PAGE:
This tip is not airtight, but worked for us, so I will share it with you. It explains why we ended our trip at southern Iceland, instead of starting there.
Friends of us started out in the south and ended in the west and it was much busier at attractions within the Golden Circle in July than it was in the first week of August, when we were there. In short: this is why this road trip itinerary starts and ends in Keflavik.
And now the perfect itinerary: the ultimate road trip guide: Iceland. Done in a 4WD around Iceland in 4 weeks. A trip of a total distance of roughly 3000 km. Which takes about 32 hours in one go. But that’s not going to bring you the adventures you and your family are looking for, right? Take it slow and admire all that Iceland has to offer.
After you’ve arrived at Keflavik airport you could start your road trip immediately. But I highly advise to start your trip with a visit to the capital of Iceland, Reykjavik. Take a shuttle bus to Reykjavik and stay there for a few days, before you pick up your rental and start your road trip. You don’t need a car in Reykjavik and it will save you a few days of rental costs if you sightsee without a car.
The other reason is, that it will give you and your kids time to figuratively and literally acclimatize while in the comforts of a city and in a hotel or AirBnB.
A day in Iceland can feel like going through spring, summer, fall and winter all within a few hours time. Which means you might need to buy some extra warm clothing or warmer camping gear. If that’s the case and you’re already on the road, it will be difficult to find clothing and/or camping stores. You’re more than likely forced to drive back to Reykjavik. And starting in Reykjavik also means that you’ll quickly learn more about the Icelandic culture, food and its people!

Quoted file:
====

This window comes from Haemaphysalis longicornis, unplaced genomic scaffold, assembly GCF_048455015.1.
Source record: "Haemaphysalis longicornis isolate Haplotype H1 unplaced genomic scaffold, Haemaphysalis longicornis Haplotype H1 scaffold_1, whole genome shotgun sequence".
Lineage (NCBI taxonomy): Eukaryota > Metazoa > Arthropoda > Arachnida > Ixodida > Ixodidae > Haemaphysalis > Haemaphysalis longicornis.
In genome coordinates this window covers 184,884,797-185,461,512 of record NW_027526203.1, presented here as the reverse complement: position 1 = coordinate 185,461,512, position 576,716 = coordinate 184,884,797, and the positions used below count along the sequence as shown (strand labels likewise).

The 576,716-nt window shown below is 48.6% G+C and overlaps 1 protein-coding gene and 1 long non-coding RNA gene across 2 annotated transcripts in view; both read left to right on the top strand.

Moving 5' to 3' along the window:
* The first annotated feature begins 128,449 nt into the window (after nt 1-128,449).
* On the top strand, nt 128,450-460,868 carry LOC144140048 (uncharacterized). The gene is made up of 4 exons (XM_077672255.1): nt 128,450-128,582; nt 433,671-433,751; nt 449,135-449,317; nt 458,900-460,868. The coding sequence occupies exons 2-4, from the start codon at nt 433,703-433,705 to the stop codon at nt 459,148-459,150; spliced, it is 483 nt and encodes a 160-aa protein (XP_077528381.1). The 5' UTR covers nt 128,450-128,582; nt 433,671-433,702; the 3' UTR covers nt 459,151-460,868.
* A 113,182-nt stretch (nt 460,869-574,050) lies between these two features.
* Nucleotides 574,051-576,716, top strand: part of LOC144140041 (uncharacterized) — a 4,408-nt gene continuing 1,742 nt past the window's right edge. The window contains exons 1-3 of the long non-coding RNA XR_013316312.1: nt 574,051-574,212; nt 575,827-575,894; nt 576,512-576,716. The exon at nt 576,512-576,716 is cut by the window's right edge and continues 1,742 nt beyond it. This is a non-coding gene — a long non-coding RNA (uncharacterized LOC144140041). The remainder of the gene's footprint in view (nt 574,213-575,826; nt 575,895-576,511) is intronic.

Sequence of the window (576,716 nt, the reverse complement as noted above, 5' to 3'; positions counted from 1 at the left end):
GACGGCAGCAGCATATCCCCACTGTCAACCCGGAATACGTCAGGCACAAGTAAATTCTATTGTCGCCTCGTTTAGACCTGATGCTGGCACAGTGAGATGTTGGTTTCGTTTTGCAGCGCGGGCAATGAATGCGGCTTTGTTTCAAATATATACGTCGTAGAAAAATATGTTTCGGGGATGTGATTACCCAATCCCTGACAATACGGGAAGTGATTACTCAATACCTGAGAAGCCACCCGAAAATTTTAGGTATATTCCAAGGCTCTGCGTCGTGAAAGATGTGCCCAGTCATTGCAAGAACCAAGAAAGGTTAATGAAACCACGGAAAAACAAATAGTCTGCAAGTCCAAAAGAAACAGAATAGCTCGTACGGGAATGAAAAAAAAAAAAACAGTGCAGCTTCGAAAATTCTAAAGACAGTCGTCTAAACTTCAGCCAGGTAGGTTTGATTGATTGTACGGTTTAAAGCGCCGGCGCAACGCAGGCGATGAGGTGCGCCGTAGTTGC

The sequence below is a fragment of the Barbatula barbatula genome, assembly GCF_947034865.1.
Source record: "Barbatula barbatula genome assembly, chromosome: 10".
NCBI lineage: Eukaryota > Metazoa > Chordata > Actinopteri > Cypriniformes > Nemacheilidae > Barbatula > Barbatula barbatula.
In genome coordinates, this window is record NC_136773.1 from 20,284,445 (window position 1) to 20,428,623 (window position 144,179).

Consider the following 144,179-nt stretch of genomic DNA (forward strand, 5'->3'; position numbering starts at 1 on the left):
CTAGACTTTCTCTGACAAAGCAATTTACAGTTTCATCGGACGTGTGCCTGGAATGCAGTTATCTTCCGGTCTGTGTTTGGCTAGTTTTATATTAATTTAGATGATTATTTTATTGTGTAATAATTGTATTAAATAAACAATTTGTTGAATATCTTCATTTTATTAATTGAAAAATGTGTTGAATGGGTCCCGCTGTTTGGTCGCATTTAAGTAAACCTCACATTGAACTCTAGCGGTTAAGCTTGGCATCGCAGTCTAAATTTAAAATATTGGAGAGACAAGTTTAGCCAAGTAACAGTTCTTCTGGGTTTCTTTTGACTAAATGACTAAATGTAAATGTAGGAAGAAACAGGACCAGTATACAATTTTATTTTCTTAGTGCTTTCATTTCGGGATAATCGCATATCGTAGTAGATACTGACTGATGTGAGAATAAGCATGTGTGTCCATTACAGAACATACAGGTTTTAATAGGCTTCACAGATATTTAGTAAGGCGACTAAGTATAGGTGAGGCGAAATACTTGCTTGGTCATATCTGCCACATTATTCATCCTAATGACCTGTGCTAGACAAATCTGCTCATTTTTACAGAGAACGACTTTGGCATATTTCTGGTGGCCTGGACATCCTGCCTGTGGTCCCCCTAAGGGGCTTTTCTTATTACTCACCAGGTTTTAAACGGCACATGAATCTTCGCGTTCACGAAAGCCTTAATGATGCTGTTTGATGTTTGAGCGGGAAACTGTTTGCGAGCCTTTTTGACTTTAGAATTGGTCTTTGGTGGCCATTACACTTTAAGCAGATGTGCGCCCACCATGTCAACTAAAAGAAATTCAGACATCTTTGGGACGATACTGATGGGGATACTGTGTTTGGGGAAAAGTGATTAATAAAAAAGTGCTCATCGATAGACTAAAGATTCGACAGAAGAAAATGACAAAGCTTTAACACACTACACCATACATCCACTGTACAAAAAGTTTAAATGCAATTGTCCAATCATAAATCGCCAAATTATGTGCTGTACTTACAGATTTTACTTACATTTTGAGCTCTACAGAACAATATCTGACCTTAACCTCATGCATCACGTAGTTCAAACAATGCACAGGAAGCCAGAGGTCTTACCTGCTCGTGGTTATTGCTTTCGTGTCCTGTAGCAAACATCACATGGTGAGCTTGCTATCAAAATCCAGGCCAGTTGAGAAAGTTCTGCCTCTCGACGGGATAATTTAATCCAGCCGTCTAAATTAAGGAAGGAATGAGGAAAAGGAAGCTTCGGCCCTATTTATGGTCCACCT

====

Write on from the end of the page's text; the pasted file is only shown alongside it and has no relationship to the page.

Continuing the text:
The city centre is relatively small. Everything is at a walking distance and the things you have to see and do are:
- a visit to Hallgrimskirkja
- check out architectural gem, Harpa
- eat an Icelandic hot dog at Bæjarins Beztu Pylsur
- check out souvenir shop Thor, your kids will love the huge wooden Thor in the shop
- visit Whales of Iceland
- go on a whale watching or puffin tour
- get lost in the city and check out all the cute colored houses
Pick up your car or camper at one of the rental companies in Keflavik. When you leave, first stock up on supplies. After that you make the decision to either drive up north via the route 35, about 10 minutes before you reach Selfoss, and drive around the island from there. Or continue your way east along the Golden Circle. In case of the latter you’ll have to read this ultimate road trip guide through Iceland in the order of your own itinerary. You can probably start your reading right below, but after a few you’ll probably have to scroll further down.
In the Reykjanes Peninsula make a quick stop at Graenavatn. A small lake with an appropriate name. Graenavatn translates to Green Lake. The lake is seafoam green due to the amount of sulphur in it. It’s about 45 meters deep in the centre and that’s the reason why the color is greener in the centre of the lake.
Shop at supermarket chains everywhere you spot them
Top tip is to shop at bigger supermarket chains, like Bónus or Krónan. Normally I would advise you to always shop locally and help smaller entrepeneurs, but that will likely leave you broke at the end of your trip. These supermarkets can be found in larger cities, like Reykjavik, Akureyri and Egilsstaðir. In smaller cities or more rural areas you’ll mostly find local supermarkets. They normally don’t offer as much variety and often more expensive. So whenever you spot a Krónan or Bónus, go for it!
Shortly after you’ve left route 1 for route 35 you’ve entered the Grímsnes area of South Iceland. Here you’ll find an impressive crater lake, called Kerid. Vivid reds and greens (the latter depending on the season of course) outline the crater. Picture perfect azure colored water fills up part of the crater. Minerals from the rocks seep into the water, hence the color.
The first waterfall of many is one of the most iconic. If you’ve been researching for your road trip you most definitely have seen multiple pictures of this impressive waterfall. There are two cascades that make up Gullfoss. The first drop is about 11 meters and the second is longer, about 21 meters. Gullfoss means Golden Falls, which is where the Golden Circle got its name from.
Geysir & Strokkur